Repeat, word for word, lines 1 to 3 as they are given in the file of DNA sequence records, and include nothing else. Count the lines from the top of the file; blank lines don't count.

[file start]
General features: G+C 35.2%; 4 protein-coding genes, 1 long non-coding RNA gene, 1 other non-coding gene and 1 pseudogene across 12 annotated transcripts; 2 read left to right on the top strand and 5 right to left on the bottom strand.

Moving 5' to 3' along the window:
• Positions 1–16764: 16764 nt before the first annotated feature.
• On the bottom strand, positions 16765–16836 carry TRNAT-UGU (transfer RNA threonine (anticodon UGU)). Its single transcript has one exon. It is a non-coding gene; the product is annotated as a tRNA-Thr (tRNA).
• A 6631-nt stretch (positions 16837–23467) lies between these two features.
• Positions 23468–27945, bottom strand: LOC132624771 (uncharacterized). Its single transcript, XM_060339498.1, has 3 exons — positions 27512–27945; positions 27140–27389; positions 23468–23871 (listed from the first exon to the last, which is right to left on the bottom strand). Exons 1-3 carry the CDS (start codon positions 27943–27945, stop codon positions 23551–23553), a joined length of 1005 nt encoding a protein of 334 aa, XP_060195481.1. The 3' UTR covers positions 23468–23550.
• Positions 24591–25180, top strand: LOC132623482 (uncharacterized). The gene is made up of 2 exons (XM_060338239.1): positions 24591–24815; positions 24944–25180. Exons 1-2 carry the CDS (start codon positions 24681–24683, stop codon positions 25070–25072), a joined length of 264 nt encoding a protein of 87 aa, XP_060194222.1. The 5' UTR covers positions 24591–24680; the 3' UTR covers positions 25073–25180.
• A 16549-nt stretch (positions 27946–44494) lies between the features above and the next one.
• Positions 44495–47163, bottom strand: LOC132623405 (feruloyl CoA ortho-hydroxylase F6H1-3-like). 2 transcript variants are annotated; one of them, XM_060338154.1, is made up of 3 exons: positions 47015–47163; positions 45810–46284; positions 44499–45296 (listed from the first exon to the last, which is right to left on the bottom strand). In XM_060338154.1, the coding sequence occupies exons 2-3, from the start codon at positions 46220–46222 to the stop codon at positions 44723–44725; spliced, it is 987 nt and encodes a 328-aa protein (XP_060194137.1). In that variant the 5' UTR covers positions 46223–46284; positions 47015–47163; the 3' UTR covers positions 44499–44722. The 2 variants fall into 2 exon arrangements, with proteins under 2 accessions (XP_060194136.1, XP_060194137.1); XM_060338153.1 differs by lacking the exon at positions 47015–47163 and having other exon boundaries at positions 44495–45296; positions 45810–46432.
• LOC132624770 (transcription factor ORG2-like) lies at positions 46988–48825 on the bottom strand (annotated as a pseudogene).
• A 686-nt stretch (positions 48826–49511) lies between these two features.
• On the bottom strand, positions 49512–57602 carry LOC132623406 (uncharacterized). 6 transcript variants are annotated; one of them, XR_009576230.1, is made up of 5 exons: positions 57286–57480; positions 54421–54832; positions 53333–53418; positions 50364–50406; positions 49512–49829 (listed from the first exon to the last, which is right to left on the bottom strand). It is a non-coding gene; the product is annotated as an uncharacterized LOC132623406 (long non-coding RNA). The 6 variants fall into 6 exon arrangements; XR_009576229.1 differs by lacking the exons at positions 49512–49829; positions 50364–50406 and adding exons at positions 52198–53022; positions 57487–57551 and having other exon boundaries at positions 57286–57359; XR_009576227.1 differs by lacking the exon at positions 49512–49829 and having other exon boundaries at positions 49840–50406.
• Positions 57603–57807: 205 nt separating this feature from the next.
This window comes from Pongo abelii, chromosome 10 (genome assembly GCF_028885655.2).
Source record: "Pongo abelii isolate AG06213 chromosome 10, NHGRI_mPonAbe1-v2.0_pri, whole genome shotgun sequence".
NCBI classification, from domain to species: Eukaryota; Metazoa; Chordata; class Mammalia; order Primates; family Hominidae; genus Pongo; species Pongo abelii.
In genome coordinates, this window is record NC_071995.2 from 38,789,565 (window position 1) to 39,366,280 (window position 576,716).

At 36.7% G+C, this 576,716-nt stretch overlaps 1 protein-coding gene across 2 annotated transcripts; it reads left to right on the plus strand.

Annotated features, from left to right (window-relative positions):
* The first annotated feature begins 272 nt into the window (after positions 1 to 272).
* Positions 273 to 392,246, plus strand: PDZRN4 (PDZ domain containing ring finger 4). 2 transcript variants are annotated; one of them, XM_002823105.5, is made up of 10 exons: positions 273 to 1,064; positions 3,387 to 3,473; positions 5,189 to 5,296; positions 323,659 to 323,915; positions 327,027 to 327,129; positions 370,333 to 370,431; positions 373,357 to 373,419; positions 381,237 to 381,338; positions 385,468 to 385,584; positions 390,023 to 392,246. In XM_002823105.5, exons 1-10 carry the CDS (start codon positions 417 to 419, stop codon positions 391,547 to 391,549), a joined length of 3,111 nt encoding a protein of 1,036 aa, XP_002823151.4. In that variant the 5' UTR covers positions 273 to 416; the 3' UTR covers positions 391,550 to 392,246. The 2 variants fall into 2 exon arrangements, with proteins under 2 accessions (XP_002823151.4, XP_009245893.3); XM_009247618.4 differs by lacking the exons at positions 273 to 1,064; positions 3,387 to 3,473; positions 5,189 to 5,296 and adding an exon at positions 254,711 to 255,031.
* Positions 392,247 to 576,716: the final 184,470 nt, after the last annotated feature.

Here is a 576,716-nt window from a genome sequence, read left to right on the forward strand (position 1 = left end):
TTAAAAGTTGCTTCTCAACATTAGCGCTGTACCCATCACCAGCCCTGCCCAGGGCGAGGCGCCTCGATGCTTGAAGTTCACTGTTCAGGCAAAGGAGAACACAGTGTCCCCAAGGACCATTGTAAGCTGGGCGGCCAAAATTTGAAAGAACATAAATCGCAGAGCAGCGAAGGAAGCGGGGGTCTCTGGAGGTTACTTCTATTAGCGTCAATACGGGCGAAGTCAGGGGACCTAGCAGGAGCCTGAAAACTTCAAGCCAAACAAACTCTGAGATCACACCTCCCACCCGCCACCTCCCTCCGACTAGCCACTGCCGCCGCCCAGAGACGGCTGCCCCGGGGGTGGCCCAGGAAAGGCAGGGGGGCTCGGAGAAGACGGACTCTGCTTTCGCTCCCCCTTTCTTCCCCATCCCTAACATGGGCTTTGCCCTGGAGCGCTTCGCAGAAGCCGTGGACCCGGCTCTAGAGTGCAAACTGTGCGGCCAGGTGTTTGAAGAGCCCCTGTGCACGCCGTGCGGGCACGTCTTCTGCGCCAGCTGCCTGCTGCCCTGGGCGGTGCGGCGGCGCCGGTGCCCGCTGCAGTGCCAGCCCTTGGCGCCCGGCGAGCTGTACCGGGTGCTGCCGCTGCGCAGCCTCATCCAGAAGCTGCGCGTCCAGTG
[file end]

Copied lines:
General features: G+C 35.2%; 4 protein-coding genes, 1 long non-coding RNA gene, 1 other non-coding gene and 1 pseudogene across 12 annotated transcripts; 2 read left to right on the top strand and 5 right to left on the bottom strand.

Moving 5' to 3' along the window:
• Positions 1–16764: 16764 nt before the first annotated feature.